But Pence, during the commission meeting, tried to tamp down the widely held notion that the panel was formed purely to find evidence to support Trump’s claims.

    “This commission, let me be clear, this commission has no preconceived notions or preordained results,” Pence said.

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    Even before its members convened on Wednesday, the panel had generated a huge amount of controversy. It’s already the subject of at least seven lawsuits by various groups, including one by the NAACP Legal Defense Fund, which alleges that its entire purpose is to find ways of discriminating against minorities.

    But by far the most controversial move was the commission’s attempt to gather voter-registration information, including names and Social Security numbers, from all 50 states. Forty-four states, including many led by Republicans, declined to provide at least some of the data requested, according to a CNN tally.

    Trump was annoyed by this broad rebuff on Wednesday. “If any state does not want to share this information, one has to wonder what they’re worried about,’’ he said to the panel.

    Massachusetts Secretary of State William Galvin didn’t respond to the panel’s request for voter information. “To legitimize this by writing a letter and arguing with them, I didn’t see a point,” Galvin said in an interview, reiterating his intent to refuse to cooperate with the data-collection effort. “This is not, in my view, a neutral fact-finding commission,” he said. “I’m not going to participate in any effort to make this appear more legitimate.”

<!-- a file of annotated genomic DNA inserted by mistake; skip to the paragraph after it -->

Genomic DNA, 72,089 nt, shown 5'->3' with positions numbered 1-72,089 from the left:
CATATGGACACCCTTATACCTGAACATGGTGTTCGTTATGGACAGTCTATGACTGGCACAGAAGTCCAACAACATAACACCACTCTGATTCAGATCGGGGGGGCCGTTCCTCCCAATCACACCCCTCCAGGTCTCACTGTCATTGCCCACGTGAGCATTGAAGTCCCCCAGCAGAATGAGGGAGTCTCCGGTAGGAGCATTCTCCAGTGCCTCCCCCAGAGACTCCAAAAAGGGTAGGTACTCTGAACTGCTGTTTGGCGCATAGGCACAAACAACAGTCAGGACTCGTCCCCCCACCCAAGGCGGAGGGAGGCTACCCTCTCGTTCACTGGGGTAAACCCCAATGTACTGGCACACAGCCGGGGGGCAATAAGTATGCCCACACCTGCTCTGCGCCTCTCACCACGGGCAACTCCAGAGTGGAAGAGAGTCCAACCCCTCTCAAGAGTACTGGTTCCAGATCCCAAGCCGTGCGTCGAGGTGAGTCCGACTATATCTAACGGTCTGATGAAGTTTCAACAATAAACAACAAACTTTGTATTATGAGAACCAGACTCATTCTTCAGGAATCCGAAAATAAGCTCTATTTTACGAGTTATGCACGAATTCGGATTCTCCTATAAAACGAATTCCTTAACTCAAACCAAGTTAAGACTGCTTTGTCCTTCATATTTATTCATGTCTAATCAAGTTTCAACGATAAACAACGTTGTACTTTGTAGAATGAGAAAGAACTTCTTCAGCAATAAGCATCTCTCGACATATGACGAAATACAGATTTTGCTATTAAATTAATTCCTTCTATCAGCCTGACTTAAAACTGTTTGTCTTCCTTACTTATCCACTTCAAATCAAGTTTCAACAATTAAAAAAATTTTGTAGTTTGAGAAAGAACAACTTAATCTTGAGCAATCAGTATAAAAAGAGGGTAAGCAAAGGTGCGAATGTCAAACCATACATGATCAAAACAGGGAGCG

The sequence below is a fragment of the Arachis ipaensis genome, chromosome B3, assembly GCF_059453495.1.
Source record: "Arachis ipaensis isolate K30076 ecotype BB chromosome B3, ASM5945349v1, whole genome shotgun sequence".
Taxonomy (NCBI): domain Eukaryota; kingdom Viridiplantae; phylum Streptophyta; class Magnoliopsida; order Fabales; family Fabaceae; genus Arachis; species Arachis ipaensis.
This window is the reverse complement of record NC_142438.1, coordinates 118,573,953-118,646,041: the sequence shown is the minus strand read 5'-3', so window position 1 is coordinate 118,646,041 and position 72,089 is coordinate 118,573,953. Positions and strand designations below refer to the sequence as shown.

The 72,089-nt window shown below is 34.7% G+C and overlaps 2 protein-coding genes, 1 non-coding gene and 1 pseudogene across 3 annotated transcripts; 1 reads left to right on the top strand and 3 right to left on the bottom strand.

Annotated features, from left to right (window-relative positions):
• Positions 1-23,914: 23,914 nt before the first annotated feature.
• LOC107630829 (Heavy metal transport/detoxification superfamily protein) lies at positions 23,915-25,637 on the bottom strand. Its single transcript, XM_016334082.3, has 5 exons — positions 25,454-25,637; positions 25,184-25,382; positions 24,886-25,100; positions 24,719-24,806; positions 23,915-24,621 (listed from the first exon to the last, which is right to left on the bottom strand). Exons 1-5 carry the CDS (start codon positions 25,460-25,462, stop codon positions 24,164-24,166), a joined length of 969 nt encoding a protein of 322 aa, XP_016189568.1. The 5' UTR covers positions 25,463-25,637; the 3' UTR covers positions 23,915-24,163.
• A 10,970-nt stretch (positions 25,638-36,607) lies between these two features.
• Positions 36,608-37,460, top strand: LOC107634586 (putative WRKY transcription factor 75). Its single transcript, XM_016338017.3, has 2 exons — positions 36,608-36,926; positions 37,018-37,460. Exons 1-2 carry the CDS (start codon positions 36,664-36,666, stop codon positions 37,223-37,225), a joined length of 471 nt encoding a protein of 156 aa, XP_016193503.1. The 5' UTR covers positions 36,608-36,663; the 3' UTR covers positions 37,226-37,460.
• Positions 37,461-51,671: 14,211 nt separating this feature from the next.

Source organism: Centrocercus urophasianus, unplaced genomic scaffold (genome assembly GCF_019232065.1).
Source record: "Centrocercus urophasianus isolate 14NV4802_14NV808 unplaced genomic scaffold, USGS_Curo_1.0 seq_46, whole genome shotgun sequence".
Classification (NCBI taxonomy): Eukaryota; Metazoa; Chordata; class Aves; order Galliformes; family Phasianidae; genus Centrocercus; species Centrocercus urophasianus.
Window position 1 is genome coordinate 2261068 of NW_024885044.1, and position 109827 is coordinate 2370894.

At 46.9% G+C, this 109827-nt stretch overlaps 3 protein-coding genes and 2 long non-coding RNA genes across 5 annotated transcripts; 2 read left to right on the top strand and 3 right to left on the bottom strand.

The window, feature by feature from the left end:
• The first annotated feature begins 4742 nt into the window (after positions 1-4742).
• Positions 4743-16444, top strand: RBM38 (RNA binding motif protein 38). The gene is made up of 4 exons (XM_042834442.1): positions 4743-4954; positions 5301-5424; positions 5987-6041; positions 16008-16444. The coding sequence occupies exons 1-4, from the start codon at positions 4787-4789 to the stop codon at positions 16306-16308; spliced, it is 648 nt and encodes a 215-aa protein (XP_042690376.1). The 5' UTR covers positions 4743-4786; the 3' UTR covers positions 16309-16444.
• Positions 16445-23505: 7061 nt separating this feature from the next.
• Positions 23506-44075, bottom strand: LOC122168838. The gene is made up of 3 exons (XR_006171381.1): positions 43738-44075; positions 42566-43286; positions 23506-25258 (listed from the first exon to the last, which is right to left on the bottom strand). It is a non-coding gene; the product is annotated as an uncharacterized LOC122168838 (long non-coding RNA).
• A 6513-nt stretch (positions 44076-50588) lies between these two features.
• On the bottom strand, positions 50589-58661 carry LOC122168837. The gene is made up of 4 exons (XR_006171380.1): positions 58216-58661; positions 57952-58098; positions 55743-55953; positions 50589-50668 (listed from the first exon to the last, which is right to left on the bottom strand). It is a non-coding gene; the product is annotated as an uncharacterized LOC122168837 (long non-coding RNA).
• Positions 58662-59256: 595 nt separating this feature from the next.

The panel was founded to “justify Trump’s fallacy about the election,” Galvin said.

    He’s worried the panel’s mission will morph into something more insidious: an effort to create national election standards aimed at excluding or intimidating swaths of the electorate.

    Data collection from the states has been halted for now — because of a lawsuit.

    But the commission does want to collect information already held by the federal government.

    “These are all sources of data that this commission needs to get,” said Hans von Spakovsky, a member of the commission and a senior fellow at the Heritage Foundation, the conservative think tank.

    Staff members were directed to follow up.

    None of the commission members offered evidence Wednesday of Americans conducting widespread voter fraud in the 2016 presidential election.

    But Gardner, the New Hampshire secretary of state, made the case that small-bore voter fraud can be just as significant. He said that he has presided over more than 500 recounts as the longest-serving secretary of state in the country.

    He said that 11 ended in a tie — when a single vote did matter. In roughly 30 cases, the election was decided by one vote. And in about 200 cases the contest was determined by 10 votes. “I’m a witness that every vote matters. There doesn’t need to be massive voter fraud to sway an election.”

    Gardner has disputed the claim that voters from Massachusetts or anywhere else rolled into New Hampshire and cast illegal ballots.

    Commission member Alan King, a probate judge in Alabama, said that he has seen only a single case of potential voter fraud in his time. In that instance, which he described to the panel, a father and son happened to have the same name — and the authorities were alerted. After looking into the matter, they declined to prosecute.

    He said the problem facing election officials is resources.

    “We have a huge challenge in this nation with keeping up with voting machine technology,” he said.

    The commission decided to collect information on that, too. States will be surveyed on the make, models, and years of their voting machines.

    Annie Linskey can be reached at annie.linskey@globe.com.